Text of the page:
Tamora’s living sons, Demetrius and Chiron, kidnap and rape Titus’ daughter Lavinia. When they’re done they cut out her tongue and cut off her hands. You can see why this one isn’t performed a lot. They also kill her original betrothed, Bassianus, which infuriates his brother (the emperor) Saturnius. Titus’ sons Martius and Quintus are framed for the murder and executed by Saturnius.

After that there are sliced hands and heads going back and forth in the mail. Let’s not forget Tamora’s lover Aaron, a moor who fathers her child while she is married to Saturnius. He’s a tricky one and causes quite a bit of mayhem.

The ultimate disturbing detail that made the play famous comes when Titus to be the Master Chef of Revenge. He kills Tamora’s remaining two sons and then uses their blood and bones to make her a fancy dinner. He then feeds it to her at a feast before revealing his secret ingredients. Gag. Then the bloody meal concludes with just about every main character being killed.

BOTTOM LINE: Cue Debbie Downer’s sad trombone noise, "wah waaah." I can’t say this is my favorite Shakespearean play, but I’m glad to know what all the fuss was about. Unlike his later tragedies, this one is missing the crucial element of emotional grounding. While we’re horrified by what happens to the characters we aren’t necessarily invested in them, which lessens the impact. Ultimately we are reminded that revenge, just like jealousy in Othello, destroys everyone in its path. ( )
3 vote bookworm12 | Feb 6, 2014 |
Showing 1-5 of 24 (next | show all)
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» Add other authors (67 possible)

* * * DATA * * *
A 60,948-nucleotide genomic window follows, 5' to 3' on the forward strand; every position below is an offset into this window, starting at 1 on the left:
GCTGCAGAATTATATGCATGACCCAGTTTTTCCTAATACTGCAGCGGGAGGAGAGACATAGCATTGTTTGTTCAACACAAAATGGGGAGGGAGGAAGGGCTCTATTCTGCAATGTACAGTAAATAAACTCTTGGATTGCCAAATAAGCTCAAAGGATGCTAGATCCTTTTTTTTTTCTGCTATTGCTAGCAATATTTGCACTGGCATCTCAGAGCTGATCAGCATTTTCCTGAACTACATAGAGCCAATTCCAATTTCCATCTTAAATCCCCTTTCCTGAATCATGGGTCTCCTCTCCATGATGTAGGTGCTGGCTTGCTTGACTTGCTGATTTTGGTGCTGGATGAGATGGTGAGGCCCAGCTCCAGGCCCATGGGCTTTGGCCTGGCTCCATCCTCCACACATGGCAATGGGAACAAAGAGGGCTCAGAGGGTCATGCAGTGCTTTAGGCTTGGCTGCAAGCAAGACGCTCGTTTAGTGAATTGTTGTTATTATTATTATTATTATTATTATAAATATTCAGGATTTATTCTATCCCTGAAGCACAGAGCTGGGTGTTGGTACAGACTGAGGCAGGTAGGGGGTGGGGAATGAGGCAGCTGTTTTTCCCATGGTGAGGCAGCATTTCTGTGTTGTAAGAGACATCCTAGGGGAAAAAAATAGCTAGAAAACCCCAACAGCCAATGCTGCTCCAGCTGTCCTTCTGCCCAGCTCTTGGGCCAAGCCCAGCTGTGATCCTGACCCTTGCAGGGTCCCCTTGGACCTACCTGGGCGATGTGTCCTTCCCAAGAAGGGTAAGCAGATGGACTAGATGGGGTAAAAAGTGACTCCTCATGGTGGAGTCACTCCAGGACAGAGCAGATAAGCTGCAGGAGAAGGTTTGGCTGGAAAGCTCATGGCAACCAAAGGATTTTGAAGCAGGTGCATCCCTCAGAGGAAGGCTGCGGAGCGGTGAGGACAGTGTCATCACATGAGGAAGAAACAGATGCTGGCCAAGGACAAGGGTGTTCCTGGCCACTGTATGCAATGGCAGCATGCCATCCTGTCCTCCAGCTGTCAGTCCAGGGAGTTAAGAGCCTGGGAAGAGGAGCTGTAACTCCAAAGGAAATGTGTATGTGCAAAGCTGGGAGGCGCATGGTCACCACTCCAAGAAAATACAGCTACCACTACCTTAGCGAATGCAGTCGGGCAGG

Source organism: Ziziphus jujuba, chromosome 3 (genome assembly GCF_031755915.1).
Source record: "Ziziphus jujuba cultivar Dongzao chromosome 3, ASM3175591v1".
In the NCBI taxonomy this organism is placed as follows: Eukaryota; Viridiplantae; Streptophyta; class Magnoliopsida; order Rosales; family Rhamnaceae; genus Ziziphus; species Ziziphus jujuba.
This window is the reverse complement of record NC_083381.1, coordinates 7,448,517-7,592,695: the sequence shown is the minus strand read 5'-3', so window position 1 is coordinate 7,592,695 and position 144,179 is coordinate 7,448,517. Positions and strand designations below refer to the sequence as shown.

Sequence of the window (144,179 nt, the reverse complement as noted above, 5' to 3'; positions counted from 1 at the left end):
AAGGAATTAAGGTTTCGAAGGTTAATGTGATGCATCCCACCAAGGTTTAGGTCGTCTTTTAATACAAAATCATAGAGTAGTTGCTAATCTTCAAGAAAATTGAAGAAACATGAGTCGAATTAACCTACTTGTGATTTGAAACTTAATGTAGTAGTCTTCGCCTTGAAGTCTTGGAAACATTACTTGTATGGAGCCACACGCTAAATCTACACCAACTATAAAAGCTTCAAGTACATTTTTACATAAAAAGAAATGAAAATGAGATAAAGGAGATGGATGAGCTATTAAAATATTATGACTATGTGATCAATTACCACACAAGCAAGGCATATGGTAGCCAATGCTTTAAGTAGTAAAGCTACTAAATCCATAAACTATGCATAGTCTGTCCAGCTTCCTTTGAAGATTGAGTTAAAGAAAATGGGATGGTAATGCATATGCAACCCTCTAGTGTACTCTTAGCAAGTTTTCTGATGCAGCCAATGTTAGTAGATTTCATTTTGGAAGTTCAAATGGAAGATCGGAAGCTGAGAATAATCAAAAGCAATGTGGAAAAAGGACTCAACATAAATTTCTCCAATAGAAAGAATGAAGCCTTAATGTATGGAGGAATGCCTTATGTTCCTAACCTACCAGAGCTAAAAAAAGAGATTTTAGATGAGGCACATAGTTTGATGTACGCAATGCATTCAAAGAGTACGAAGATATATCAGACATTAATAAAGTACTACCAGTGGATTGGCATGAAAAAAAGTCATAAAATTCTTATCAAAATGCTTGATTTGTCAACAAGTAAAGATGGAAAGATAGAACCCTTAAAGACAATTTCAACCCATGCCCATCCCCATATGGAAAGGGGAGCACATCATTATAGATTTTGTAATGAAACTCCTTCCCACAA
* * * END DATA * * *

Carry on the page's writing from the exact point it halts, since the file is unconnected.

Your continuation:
Author nameRoleType of authorWork?Status
William Shakespeareprimary authorall editionsconfirmed
Bate, JonathanEditormain authorall editionsconfirmed
Peele, GeorgeAuthormain authorall editionsconfirmed
Bate, JonathanEditorsecondary authorsome editionsconfirmed
Berthoud, JacquesIntroductionsecondary authorsome editionsconfirmed
Brissaud, PierreIllustratorsecondary authorsome editionsconfirmed
Farjeon, HerbertEditorsecondary authorsome editionsconfirmed
Ridley, M. R.Editorsecondary authorsome editionsconfirmed
Waith, Eugene M.Editorsecondary authorsome editionsconfirmed
Wilson, John DoverEditorsecondary authorsome editionsconfirmed
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Noble patricians, patrons of my right,
Defend the justice of my cause with arms,
And, countrymen, my loving followers,
Plead my successive title with your swords:
I am his first-born son, that was the last
That wore the imperial diadem of Rome;
Then let my father's honours live in me,
Nor wrong mine age with this indignity.
Sweet mercy is nobility's true badge.
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(Click to show. Warning: May contain spoilers.)
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Amazon.com Product Description (ISBN 0671722921, Mass Market Paperback)

FOLGER Shakespeare Library

The world's leading centerfor Shakespeare studies

Each edition includes:

· Freshly edited text based on the best early printed version of the play

· Full explanatory notes conveniently placed on pages facing the text of the play

· Scene-by-scene plot summaries

· A key to famous lines and phrases

· An introduction to reading Shakespeare's language

· An essay by a leading Shakespeare scholar providing a modern perspective on the play

· Illustrations from the Folger Shakespeare Library's vast holdings of rare books

Essay by Alexander Leggatt

The Folger Shakespeare Library in Washington, D.C., is home to the world's largest collection of Shakespeare's printed works, and a magnet for Shakespeare scholars from around the globe. In addition to exhibitions open to the public throughout the year, the Folger offers a full calendar of performances and programs. For more information, visit www.folger.edu.

(retrieved from Amazon Thu, 12 Mar 2015 18:24:21 -0400)

(see all 7 descriptions)

Presents Shakespeare's tragedy of the cruelties and excesses of the Roman court.

(summary from another edition)

» see all 4 descriptions

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Penguin Australia

2 editions of this book were published by Penguin Australia.

Editions: 014071491X, 0141019662